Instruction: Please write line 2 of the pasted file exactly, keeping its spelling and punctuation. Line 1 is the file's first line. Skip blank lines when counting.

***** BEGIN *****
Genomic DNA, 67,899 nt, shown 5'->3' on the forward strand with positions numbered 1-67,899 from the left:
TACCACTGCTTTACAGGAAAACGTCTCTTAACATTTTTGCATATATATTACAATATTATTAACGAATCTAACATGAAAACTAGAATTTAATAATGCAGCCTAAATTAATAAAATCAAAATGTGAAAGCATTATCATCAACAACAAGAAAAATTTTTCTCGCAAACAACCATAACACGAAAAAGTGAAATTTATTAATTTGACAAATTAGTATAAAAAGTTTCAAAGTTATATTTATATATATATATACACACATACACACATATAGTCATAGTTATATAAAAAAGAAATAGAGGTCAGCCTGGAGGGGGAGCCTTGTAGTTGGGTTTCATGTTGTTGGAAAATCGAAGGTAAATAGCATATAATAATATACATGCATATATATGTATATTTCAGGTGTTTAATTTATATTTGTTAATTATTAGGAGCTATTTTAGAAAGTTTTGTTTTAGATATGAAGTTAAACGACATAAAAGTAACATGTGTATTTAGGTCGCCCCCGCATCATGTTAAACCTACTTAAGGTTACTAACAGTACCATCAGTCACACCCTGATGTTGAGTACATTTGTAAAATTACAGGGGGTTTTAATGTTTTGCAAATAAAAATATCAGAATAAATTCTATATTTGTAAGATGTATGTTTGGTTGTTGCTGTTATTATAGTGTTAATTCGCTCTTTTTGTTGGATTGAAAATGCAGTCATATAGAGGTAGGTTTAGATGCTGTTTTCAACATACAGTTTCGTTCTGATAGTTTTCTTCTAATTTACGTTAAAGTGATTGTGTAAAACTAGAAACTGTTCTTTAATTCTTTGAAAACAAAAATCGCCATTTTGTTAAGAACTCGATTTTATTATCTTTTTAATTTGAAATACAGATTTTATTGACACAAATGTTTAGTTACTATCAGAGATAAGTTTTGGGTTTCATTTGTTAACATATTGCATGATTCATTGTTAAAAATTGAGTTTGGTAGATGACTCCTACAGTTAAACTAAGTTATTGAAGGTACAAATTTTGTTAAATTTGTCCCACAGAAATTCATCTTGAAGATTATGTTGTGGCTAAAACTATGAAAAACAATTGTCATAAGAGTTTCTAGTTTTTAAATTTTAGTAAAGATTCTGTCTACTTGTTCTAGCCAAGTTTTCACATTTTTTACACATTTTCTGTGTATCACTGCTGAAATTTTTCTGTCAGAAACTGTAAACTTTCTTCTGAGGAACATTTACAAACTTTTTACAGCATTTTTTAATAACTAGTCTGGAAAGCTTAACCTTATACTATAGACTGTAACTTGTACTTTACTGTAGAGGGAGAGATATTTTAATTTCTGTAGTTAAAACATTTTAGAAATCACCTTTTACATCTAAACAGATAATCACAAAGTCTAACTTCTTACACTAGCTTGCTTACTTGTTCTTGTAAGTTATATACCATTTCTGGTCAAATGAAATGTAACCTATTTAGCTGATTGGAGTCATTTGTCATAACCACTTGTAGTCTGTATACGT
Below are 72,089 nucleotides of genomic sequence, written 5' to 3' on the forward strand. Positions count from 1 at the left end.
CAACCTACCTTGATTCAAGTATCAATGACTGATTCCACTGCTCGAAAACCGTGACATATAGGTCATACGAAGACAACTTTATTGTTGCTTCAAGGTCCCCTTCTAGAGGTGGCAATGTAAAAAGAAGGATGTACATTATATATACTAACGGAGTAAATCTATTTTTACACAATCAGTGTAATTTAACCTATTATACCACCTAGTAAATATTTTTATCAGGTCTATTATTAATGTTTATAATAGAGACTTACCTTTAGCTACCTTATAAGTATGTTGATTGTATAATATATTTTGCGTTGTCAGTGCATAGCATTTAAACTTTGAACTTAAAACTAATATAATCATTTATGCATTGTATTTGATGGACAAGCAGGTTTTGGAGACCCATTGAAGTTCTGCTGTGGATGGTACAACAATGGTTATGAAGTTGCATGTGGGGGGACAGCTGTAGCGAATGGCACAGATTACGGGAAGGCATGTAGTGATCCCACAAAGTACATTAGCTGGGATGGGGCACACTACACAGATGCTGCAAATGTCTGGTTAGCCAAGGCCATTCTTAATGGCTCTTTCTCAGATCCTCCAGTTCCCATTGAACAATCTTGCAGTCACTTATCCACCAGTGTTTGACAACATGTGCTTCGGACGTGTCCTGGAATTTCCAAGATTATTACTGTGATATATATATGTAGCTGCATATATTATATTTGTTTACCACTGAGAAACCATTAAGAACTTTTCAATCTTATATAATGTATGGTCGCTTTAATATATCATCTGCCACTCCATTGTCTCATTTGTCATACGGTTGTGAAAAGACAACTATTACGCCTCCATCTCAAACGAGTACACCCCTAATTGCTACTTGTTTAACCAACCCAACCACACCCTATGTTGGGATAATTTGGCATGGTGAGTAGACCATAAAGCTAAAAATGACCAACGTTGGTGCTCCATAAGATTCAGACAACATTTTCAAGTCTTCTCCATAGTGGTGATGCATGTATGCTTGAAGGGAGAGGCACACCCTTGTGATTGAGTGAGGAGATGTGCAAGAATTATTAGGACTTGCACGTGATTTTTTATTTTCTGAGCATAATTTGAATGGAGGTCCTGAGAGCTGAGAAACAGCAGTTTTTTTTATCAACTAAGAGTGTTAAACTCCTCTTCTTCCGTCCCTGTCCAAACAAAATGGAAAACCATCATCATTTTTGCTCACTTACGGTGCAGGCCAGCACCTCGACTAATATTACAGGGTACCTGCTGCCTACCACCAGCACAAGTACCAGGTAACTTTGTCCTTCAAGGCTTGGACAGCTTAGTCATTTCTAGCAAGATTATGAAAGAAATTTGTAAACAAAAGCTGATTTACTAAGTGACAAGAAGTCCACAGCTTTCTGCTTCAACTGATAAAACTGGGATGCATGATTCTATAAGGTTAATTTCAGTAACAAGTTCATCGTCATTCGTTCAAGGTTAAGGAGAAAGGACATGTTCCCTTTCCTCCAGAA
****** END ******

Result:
TACCACTGCTTTACAGGAAAACGTCTCTTAACATTTTTGCATATATATTACAATATTATTAACGAATCTAACATGAAAACTAGAATTTAATAATGCAGCCTAAATTAATAAAATCAAAATGTGAAAGCATTATCATCAACAACAAGAAAAATTTTTCTCGCAAACAACCATAACACGAAAAAGTGAAATTTATTAATTTGACAAATTAGTATAAAAAGTTTCAAAGTTATATTTATATATATATATACACACATACACACATATAGTCATAGTTATATAAAAAAGAAATAGAGGTCAGCCTGGAGGGGGAGCCTTGTAGTTGGGTTTCATGTTGTTGGAAAATCGAAGGTAAATAGCATATAATAATATACATGCATATATATGTATATTTCAGGTGTTTAATTTATATTTGTTAATTATTAGGAGCTATTTTAGAAAGTTTTGTTTTAGATATGAAGTTAAACGACATAAAAGTAACATGTGTATTTAGGTCGCCCCCGCATCATGTTAAACCTACTTAAGGTTACTAACAGTACCATCAGTCACACCCTGATGTTGAGTACATTTGTAAAATTACAGGGGGTTTTAATGTTTTGCAAATAAAAATATCAGAATAAATTCTATATTTGTAAGATGTATGTTTGGTTGTTGCTGTTATTATAGTGTTAATTCGCTCTTTTTGTTGGATTGAAAATGCAGTCATATAGAGGTAGGTTTAGATGCTGTTTTCAACATACAGTTTCGTTCTGATAGTTTTCTTCTAATTTACGTTAAAGTGATTGTGTAAAACTAGAAACTGTTCTTTAATTCTTTGAAAACAAAAATCGCCATTTTGTTAAGAACTCGATTTTATTATCTTTTTAATTTGAAATACAGATTTTATTGACACAAATGTTTAGTTACTATCAGAGATAAGTTTTGGGTTTCATTTGTTAACATATTGCATGATTCATTGTTAAAAATTGAGTTTGGTAGATGACTCCTACAGTTAAACTAAGTTATTGAAGGTACAAATTTTGTTAAATTTGTCCCACAGAAATTCATCTTGAAGATTATGTTGTGGCTAAAACTATGAAAAACAATTGTCATAAGAGTTTCTAGTTTTTAAATTTTAGTAAAGATTCTGTCTACTTGTTCTAGCCAAGTTTTCACATTTTTTACACATTTTCTGTGTATCACTGCTGAAATTTTTCTGTCAGAAACTGTAAACTTTCTTCTGAGGAACATTTACAAACTTTTTACAGCATTTTTTAATAACTAGTCTGGAAAGCTTAACCTTATACTATAGACTGTAACTTGTACTTTACTGTAGAGGGAGAGATATTTTAATTTCTGTAGTTAAAACATTTTAGAAATCACCTTTTACATCTAAACAGATAATCACAAAGTCTAACTTCTTACACTAGCTTGCTTACTTGTTCTTGTAAGTTATATACCATTTCTGGTCAAATGAAATGTAACCTATTTAGCTGATTGGAGTCATTTGTCATAACCACTTGTAGTCTGTATACGT